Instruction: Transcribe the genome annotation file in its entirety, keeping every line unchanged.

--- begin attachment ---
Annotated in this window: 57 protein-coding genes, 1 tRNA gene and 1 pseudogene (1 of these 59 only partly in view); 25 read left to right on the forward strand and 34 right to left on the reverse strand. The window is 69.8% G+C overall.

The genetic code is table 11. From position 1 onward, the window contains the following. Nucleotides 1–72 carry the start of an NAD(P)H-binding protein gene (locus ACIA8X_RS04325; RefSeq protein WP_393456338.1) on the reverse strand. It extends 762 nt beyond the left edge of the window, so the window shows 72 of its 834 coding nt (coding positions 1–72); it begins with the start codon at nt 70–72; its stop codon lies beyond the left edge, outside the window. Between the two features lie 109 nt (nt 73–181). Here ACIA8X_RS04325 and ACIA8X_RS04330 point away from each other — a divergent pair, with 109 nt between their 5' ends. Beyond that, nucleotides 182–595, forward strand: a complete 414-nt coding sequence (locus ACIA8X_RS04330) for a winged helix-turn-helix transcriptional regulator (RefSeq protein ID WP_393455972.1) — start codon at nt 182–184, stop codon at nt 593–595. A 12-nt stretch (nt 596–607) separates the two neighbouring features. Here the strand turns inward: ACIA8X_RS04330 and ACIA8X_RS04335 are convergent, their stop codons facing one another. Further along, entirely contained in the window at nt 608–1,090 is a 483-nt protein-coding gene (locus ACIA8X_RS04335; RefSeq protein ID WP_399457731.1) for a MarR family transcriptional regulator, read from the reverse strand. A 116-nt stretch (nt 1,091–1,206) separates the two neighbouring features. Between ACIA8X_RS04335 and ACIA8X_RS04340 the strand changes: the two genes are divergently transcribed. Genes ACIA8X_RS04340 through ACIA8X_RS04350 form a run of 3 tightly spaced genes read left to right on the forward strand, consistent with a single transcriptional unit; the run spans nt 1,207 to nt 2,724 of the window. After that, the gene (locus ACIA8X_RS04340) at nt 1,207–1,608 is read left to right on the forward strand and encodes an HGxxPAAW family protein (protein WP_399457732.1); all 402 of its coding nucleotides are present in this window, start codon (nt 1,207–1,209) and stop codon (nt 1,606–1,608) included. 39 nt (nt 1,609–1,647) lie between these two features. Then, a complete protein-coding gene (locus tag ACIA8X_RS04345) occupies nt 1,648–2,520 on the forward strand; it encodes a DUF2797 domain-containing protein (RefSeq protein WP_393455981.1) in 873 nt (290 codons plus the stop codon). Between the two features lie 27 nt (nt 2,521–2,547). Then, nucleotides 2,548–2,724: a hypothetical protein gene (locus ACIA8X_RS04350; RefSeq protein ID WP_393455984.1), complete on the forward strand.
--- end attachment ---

Annotated in this window: 57 protein-coding genes, 1 tRNA gene and 1 pseudogene (1 of these 59 only partly in view); 25 read left to right on the forward strand and 34 right to left on the reverse strand. The window is 69.8% G+C overall.

The genetic code is table 11. From position 1 onward, the window contains the following. Nucleotides 1–72 carry the start of an NAD(P)H-binding protein gene (locus ACIA8X_RS04325; RefSeq protein WP_393456338.1) on the reverse strand. It extends 762 nt beyond the left edge of the window, so the window shows 72 of its 834 coding nt (coding positions 1–72); it begins with the start codon at nt 70–72; its stop codon lies beyond the left edge, outside the window. Between the two features lie 109 nt (nt 73–181). Here ACIA8X_RS04325 and ACIA8X_RS04330 point away from each other — a divergent pair, with 109 nt between their 5' ends. Beyond that, nucleotides 182–595, forward strand: a complete 414-nt coding sequence (locus ACIA8X_RS04330) for a winged helix-turn-helix transcriptional regulator (RefSeq protein ID WP_393455972.1) — start codon at nt 182–184, stop codon at nt 593–595. A 12-nt stretch (nt 596–607) separates the two neighbouring features. Here the strand turns inward: ACIA8X_RS04330 and ACIA8X_RS04335 are convergent, their stop codons facing one another. Further along, entirely contained in the window at nt 608–1,090 is a 483-nt protein-coding gene (locus ACIA8X_RS04335; RefSeq protein ID WP_399457731.1) for a MarR family transcriptional regulator, read from the reverse strand. A 116-nt stretch (nt 1,091–1,206) separates the two neighbouring features. Between ACIA8X_RS04335 and ACIA8X_RS04340 the strand changes: the two genes are divergently transcribed. Genes ACIA8X_RS04340 through ACIA8X_RS04350 form a run of 3 tightly spaced genes read left to right on the forward strand, consistent with a single transcriptional unit; the run spans nt 1,207 to nt 2,724 of the window. After that, the gene (locus ACIA8X_RS04340) at nt 1,207–1,608 is read left to right on the forward strand and encodes an HGxxPAAW family protein (protein WP_399457732.1); all 402 of its coding nucleotides are present in this window, start codon (nt 1,207–1,209) and stop codon (nt 1,606–1,608) included. 39 nt (nt 1,609–1,647) lie between these two features. Then, a complete protein-coding gene (locus tag ACIA8X_RS04345) occupies nt 1,648–2,520 on the forward strand; it encodes a DUF2797 domain-containing protein (RefSeq protein WP_393455981.1) in 873 nt (290 codons plus the stop codon). Between the two features lie 27 nt (nt 2,521–2,547). Then, nucleotides 2,548–2,724: a hypothetical protein gene (locus ACIA8X_RS04350; RefSeq protein ID WP_393455984.1), complete on the forward strand.